Charcoal a key solution to reduce fertilizer ammonia and greenhouse effect, Guelph prof says

A University of Guelph professor was part of a study that found charcoal may be a good way to reduce ammonia pollution and lower greenhouse gas emissions from crop fertilizers.

Ammonia from plant fertilizers a big contributor to greenhouse effect, says prof

Adam Gillespie, an assistant professor in the school of environmental sciences at the University of Guelph said that people often associate the greenhouse effect with CO2. He says gases like nitrous oxide also have a larger impact than many know. (University of Guelph)

New research from the University of Guelph has found charcoal may be key to reducing ammonia pollution and lowering greenhouse gas emissions from crop fertilizers. 

The study found that naturally occurring charcoal in soil can effectively "soak up" harmful greenhouse gases produced by ammonia, which is often found in fertilizers and is a natural by product of decomposition. 

Adam Gillespie, an assistant professor in the school of environmental sciences at the University of Guelph, said that people often associate the greenhouse effect with carbon dioxide.

"It's not the only player. There are others and one of them is nitrous oxide," he told CBC Kitchener-Waterloo.

He said the release of this nitrous oxide as a by-product of ammonia is a large contributing factor to the greenhouse effect.

"So when we talk about ammonia pollution, it can also have a cascading effect, and create nitrous oxide when it's been deposited," Gillespie said.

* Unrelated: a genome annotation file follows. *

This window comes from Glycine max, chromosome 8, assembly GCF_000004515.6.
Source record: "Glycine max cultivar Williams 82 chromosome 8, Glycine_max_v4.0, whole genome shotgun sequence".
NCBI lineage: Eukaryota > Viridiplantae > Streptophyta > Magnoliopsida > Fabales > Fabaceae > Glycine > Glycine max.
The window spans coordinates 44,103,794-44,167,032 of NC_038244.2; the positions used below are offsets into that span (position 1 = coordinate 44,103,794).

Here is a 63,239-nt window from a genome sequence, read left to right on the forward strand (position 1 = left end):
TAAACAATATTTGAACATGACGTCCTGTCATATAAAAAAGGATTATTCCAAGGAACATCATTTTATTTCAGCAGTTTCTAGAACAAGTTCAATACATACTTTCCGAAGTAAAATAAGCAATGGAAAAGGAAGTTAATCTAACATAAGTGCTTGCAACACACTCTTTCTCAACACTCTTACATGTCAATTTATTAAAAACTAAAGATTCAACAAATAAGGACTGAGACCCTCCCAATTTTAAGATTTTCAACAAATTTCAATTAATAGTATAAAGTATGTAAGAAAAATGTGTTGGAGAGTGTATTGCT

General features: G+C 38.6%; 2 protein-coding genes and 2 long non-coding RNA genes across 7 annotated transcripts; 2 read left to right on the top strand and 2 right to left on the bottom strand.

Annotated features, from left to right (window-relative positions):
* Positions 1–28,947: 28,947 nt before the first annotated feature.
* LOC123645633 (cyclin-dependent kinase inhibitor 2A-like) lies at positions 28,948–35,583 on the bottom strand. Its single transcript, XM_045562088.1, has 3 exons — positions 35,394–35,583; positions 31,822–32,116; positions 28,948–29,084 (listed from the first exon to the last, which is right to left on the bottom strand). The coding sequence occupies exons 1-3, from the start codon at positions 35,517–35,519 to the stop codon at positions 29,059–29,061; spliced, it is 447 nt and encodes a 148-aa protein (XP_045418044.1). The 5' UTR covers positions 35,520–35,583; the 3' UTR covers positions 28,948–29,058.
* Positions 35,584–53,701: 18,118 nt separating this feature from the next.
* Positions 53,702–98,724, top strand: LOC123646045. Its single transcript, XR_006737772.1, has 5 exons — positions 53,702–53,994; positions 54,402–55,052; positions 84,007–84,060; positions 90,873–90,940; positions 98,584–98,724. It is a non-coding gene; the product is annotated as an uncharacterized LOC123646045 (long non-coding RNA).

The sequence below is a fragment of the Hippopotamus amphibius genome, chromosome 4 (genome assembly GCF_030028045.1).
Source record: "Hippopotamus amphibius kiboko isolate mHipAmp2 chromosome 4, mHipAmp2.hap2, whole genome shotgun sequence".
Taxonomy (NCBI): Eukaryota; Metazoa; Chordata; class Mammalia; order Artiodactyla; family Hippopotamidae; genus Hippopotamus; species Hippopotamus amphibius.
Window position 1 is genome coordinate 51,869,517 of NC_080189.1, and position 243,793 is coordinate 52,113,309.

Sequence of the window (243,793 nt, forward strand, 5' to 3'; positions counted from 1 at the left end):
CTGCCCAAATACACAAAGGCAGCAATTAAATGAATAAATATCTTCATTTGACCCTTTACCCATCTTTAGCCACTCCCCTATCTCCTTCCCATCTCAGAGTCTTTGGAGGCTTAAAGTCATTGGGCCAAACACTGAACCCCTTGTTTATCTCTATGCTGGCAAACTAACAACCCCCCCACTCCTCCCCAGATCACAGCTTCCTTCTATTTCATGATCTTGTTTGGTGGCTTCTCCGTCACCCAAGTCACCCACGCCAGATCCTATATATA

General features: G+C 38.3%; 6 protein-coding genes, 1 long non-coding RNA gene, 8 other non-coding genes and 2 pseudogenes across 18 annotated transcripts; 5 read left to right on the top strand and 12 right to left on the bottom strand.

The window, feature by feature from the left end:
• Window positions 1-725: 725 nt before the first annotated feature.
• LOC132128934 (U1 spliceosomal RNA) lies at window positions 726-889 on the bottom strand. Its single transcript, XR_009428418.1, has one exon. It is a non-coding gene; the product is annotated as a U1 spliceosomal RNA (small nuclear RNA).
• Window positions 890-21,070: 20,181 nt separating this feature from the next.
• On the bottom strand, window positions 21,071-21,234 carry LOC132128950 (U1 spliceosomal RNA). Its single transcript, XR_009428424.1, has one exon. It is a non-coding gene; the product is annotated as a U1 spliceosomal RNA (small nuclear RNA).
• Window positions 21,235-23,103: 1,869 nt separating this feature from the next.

Nitrous oxide itself is a major cause for concern as far as greenhouse gases go, because it has a higher warming potential, meaning that it has a higher capacity for holding heat. 

In addition to that, Gillespie explained, carbon dioxide is used by plants while nitrous oxide is not, so it persists a lot longer in the atmosphere.

Why is this useful?

In their experiment, Gillespie and his team members from Cornell University in Ithaca, N.Y., looked to see if ammonia gas would stick to charcoal.

What they found was that the ammonia in fact formed a new chemical bond with the charcoal, meaning it is locked up more tightly with the charcoal and would be far more difficult to separate.

As far as the practical applications of their research, the team discovered that high ammonia-producing farming businesses like composting might even be able to use this charcoal as a way to mitigate the release of that ammonia, and prevent ammonia poisoning.

On the flip side, Gillespie says some people are using charcoal as a way to improve certain soil quality where it's nitrogen deficient.

"Maybe we can use that same idea to promote soil fertility or nitrogen retention in otherwise agriculturally poor soil," he said.

With regards to the greenhouse effect, Gillespie said the combination of this naturally occurring charcoal and ammonia in the soil can be used to mitigate greenhouse gas, since the char is able to bond with those gases before they are released into the atmosphere.

The study was published in the journal Nature Communications.